U.S. Department of State Publishes July 2019 Visa Bulletin
Pasricha & Patel Takeaways
U.S. Department of State’s July 2019 visa bulletin contains very interesting and useful information not only about the July visa number demand, but also projections of what the visa numbers will look like in the upcoming months (at least through the end of September, which is also the end of the current fiscal year 2019).
For example, the Family-based 2nd visa preference category (F2A spouse and children of permanent residents) becoming ‘current’ for July. The expectation is that this will remain ‘current’ through September 2019. According to the Department of State, the reason for this is to help generate an increased level of demand (note: even though there are a lot of F2A I-130 filings, there are not enough applicants who are taking final action step to pursue their case full either via consular processing abroad or via adjustment of status filing in the U.S.). At the same time, the Department of State also cautions that once the F2A applicants start to bring their cases into final action, it is likely that the Department of State will have to hold the visa numbers again, so it is best that the applicants keep an eye out for the monthly visa bulletin updates in the next few months for any significant changes in this particular visa category.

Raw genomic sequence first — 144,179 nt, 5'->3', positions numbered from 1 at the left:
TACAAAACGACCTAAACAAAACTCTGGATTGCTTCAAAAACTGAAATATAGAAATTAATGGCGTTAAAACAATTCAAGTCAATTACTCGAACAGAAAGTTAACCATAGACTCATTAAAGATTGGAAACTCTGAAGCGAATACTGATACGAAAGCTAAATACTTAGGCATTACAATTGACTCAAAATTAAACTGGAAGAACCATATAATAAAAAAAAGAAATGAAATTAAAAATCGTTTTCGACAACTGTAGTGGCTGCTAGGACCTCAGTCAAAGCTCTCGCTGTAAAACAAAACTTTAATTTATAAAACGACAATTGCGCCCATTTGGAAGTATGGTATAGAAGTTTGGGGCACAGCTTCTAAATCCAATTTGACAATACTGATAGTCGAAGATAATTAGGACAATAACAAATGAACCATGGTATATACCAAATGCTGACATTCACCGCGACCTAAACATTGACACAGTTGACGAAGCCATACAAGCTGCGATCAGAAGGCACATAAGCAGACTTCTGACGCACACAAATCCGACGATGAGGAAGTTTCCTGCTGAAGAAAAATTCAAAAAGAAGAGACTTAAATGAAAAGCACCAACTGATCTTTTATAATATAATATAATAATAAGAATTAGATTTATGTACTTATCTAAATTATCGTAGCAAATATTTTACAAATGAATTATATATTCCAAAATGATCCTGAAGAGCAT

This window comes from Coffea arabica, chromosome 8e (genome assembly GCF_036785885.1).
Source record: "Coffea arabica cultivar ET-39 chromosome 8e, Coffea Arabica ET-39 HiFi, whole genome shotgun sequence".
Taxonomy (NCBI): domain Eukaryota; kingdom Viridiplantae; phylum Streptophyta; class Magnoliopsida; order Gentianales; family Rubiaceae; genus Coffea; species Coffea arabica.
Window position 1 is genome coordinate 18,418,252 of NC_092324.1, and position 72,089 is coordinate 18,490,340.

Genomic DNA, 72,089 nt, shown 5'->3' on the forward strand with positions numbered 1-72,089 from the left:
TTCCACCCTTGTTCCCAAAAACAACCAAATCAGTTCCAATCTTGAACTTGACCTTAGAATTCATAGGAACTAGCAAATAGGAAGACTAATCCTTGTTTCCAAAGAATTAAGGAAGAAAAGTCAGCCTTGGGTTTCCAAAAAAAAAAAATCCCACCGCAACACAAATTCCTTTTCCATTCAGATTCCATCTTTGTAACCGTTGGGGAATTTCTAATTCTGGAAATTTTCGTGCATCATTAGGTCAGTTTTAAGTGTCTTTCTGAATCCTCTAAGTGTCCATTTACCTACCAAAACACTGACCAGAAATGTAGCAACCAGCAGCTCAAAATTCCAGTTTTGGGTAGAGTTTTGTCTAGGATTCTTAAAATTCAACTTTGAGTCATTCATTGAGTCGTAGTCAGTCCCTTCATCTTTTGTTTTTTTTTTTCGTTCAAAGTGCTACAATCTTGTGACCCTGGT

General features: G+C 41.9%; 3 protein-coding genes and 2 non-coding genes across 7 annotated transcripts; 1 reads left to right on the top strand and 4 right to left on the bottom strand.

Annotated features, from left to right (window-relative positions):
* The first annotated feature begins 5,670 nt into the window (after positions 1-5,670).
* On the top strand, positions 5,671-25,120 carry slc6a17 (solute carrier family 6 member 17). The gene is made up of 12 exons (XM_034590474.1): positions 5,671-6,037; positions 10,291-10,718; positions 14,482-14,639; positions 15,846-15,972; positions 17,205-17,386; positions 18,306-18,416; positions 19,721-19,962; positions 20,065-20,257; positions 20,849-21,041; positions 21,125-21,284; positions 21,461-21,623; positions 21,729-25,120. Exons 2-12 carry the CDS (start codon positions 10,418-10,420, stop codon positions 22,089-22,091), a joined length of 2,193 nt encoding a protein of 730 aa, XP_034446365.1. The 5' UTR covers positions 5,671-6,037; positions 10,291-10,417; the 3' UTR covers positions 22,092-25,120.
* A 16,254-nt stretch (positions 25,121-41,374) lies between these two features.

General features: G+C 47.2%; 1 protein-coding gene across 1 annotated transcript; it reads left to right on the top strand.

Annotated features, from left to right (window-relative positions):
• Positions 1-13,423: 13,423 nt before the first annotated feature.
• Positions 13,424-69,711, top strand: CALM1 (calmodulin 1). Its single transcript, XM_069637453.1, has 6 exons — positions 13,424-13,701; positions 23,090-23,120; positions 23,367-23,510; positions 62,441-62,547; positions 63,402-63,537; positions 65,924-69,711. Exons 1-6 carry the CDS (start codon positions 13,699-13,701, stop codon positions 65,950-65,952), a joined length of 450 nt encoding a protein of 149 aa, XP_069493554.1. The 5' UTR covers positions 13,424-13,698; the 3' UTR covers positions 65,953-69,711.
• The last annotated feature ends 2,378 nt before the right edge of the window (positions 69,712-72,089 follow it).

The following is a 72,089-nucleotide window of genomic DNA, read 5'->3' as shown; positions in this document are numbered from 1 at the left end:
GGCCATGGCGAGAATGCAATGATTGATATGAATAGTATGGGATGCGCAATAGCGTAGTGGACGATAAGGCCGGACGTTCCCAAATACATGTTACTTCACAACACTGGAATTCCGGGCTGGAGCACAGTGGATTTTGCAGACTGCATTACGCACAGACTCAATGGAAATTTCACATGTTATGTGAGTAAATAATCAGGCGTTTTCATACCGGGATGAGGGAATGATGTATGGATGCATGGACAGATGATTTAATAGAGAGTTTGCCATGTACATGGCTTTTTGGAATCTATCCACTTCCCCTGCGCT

Department of State also points out that for the Employment-based 5th visa preference category (EB-5) that in July, both India and Vietnam will reach their per-country annual limit. And this means that India has a final action date of May 1, 2017, and Vietnam’s EB- 5 numbers are also held for October 1, 2016. In fact, the Department of State also advises that for the month of August, both India and Vietnam’s EB-5 visa numbers will be subject to the same final action date which applies to China-mainland born E5 applicants (which has remained at October 1, 2014), and this trend will remain for the remainder of the Fiscal Year 2019. However, the Department of State does say that starting with the new fiscal year 2020, India’s EB-5 numbers will likely move to the summer or fall of 2017, while Vietnam’s EB-5 numbers will likely move to the fall or early winter of 2016.
With regards to the EB-1, EB-2, and EB-3 visa preference categories in the coming months, the Department of State also forecasts there would be no forward movement for either China or India in the EB-1 category; there may be holding of visas for China in the EB-2 category, while India in the EB-2 category could move up to one (1) week; and in the EB-3 category, China may move up to several months, while India will have little if any forward movement.
We suggest that readers keep an eye out for any updates on this issue via our website. And should our readers have any further questions about the various visa preference categories, please do not hesitate to contact our office to schedule a consultation to discuss this matter further.